Last year in May, I reported about a change in German legislation which resulted in a potential loss of legal entitlement for GI representing organisations to raise GI infringement claims in Germany.
In the meantime, we have been in touch with the German Ministry of Justice and alerted the Ministry of the issue which now has come up with a reform bill to fix the problem.
In short, the German Trade Mark Act (MarkenG) is to be amended extending the list of persons entitled to enforce GI rights. The relevant section of the trade Mark Act – Section 135 – is planned to in future include also:
- groups within the meaning of Article 3 number 2 of Regulation (EU) No. 1151/2012;
- recognised producer organisations, recognised associations of producer organisations and recognised interbranch organisations within the meaning of Regulation (EU) No 1308/2013, if its objective also includes protection against infringements under Article 13 of Regulation (EU) No 1151/2012.
This amendment will indeed be of help for organisations representing GIs in the agricultural products, food stuffs and wine sector. GIs concerning spirits (Regulation 787/2019) and aromatised wine products (Regulation 215/2014), however, are not being mentioned. For spirits the Ministry holds the opinion – set out in the reasoning of the bill – that this new section may also be applicable to GIs concerning spirits, since German courts have ruled that the section 135 also applies to GIs concerning wines and spirits (German Federal Supreme Court (BGH) GRUR 2019, 185, 187, para 22 – Champagner Sorbet II; BGH GRUR 2016, 970, 972, para 20 – Champagner Sorbet I; Regional Court (LG) of Hamburg GRUR-RR 2017, 312, 313, para 22 – Glen Buchenbach). German legal commentaries concerning section 135 argue that it is applicable to all GIs regulated by EU law (e.g. Ströbele / Hacker / Thiering, Markengesetz, 13. Edition 2021, § 135 MarkenG, para. 3).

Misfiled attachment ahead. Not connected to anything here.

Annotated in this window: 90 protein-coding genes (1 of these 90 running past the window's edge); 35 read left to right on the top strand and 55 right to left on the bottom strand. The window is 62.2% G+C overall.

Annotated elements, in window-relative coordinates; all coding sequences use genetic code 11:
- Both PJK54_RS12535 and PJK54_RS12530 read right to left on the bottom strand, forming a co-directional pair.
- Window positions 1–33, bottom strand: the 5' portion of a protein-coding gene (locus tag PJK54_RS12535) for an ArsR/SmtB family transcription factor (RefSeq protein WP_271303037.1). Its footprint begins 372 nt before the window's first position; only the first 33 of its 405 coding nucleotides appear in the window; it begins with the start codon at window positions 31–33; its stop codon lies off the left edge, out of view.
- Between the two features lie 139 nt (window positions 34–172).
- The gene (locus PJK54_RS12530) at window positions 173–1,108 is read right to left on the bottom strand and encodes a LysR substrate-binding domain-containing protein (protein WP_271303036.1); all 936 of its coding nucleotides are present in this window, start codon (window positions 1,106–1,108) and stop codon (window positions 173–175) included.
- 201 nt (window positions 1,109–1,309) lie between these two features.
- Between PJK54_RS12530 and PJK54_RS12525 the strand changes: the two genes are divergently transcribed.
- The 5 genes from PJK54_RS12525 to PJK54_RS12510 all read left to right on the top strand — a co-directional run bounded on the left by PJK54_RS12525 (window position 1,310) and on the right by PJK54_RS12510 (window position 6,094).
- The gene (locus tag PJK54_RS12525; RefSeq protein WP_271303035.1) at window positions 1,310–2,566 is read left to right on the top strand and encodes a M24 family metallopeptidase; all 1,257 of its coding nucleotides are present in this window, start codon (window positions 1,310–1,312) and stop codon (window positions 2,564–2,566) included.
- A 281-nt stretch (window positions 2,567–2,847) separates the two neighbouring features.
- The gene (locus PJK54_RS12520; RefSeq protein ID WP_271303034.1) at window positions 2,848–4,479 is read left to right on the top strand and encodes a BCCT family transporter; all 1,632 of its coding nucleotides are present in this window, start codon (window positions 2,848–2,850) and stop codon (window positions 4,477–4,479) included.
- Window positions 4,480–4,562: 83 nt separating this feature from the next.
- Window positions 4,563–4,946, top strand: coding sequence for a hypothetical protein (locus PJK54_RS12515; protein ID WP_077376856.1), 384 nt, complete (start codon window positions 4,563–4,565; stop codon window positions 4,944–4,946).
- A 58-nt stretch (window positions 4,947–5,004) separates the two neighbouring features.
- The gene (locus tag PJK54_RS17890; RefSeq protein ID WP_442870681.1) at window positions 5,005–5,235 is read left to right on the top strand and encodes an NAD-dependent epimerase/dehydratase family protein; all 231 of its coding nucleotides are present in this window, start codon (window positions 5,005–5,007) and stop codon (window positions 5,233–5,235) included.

GI organisations representing spirits may, therefore, still have to rely on case law instead of written legislation for their entitlement to enforce GIs in Germany. Organisations representing aromatized wine GIs seem to be missing out completely.
All in all, the current bill only fixes half of the problem and one has to be hopeful that the current wording will still be amended to include all kinds of GI representing organisations.